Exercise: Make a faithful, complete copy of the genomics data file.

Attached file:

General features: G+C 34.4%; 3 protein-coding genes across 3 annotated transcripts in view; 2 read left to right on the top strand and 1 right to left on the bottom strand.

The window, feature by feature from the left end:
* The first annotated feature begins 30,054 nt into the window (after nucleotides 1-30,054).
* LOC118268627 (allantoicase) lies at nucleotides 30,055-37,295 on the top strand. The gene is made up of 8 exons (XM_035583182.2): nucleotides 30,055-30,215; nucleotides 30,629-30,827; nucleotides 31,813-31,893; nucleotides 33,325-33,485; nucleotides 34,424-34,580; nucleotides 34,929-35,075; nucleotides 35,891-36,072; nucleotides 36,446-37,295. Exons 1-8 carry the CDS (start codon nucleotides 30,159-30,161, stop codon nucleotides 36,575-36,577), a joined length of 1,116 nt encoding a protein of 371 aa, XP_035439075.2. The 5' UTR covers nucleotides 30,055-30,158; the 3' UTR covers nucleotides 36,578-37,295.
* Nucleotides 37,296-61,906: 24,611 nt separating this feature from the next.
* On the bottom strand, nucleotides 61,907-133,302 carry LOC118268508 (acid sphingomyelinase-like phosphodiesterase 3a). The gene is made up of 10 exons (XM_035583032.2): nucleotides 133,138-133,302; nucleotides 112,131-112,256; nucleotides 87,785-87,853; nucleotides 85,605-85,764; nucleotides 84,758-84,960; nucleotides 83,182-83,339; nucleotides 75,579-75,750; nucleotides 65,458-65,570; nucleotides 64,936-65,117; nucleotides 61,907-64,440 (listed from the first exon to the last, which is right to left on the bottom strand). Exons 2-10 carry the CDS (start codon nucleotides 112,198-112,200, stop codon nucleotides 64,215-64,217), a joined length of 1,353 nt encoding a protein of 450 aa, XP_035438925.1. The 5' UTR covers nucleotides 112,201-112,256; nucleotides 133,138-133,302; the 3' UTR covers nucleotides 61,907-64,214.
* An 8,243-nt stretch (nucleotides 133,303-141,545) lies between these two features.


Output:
General features: G+C 34.4%; 3 protein-coding genes across 3 annotated transcripts in view; 2 read left to right on the top strand and 1 right to left on the bottom strand.

The window, feature by feature from the left end:
* The first annotated feature begins 30,054 nt into the window (after nucleotides 1-30,054).
* LOC118268627 (allantoicase) lies at nucleotides 30,055-37,295 on the top strand. The gene is made up of 8 exons (XM_035583182.2): nucleotides 30,055-30,215; nucleotides 30,629-30,827; nucleotides 31,813-31,893; nucleotides 33,325-33,485; nucleotides 34,424-34,580; nucleotides 34,929-35,075; nucleotides 35,891-36,072; nucleotides 36,446-37,295. Exons 1-8 carry the CDS (start codon nucleotides 30,159-30,161, stop codon nucleotides 36,575-36,577), a joined length of 1,116 nt encoding a protein of 371 aa, XP_035439075.2. The 5' UTR covers nucleotides 30,055-30,158; the 3' UTR covers nucleotides 36,578-37,295.
* Nucleotides 37,296-61,906: 24,611 nt separating this feature from the next.
* On the bottom strand, nucleotides 61,907-133,302 carry LOC118268508 (acid sphingomyelinase-like phosphodiesterase 3a). The gene is made up of 10 exons (XM_035583032.2): nucleotides 133,138-133,302; nucleotides 112,131-112,256; nucleotides 87,785-87,853; nucleotides 85,605-85,764; nucleotides 84,758-84,960; nucleotides 83,182-83,339; nucleotides 75,579-75,750; nucleotides 65,458-65,570; nucleotides 64,936-65,117; nucleotides 61,907-64,440 (listed from the first exon to the last, which is right to left on the bottom strand). Exons 2-10 carry the CDS (start codon nucleotides 112,198-112,200, stop codon nucleotides 64,215-64,217), a joined length of 1,353 nt encoding a protein of 450 aa, XP_035438925.1. The 5' UTR covers nucleotides 112,201-112,256; nucleotides 133,138-133,302; the 3' UTR covers nucleotides 61,907-64,214.
* An 8,243-nt stretch (nucleotides 133,303-141,545) lies between these two features.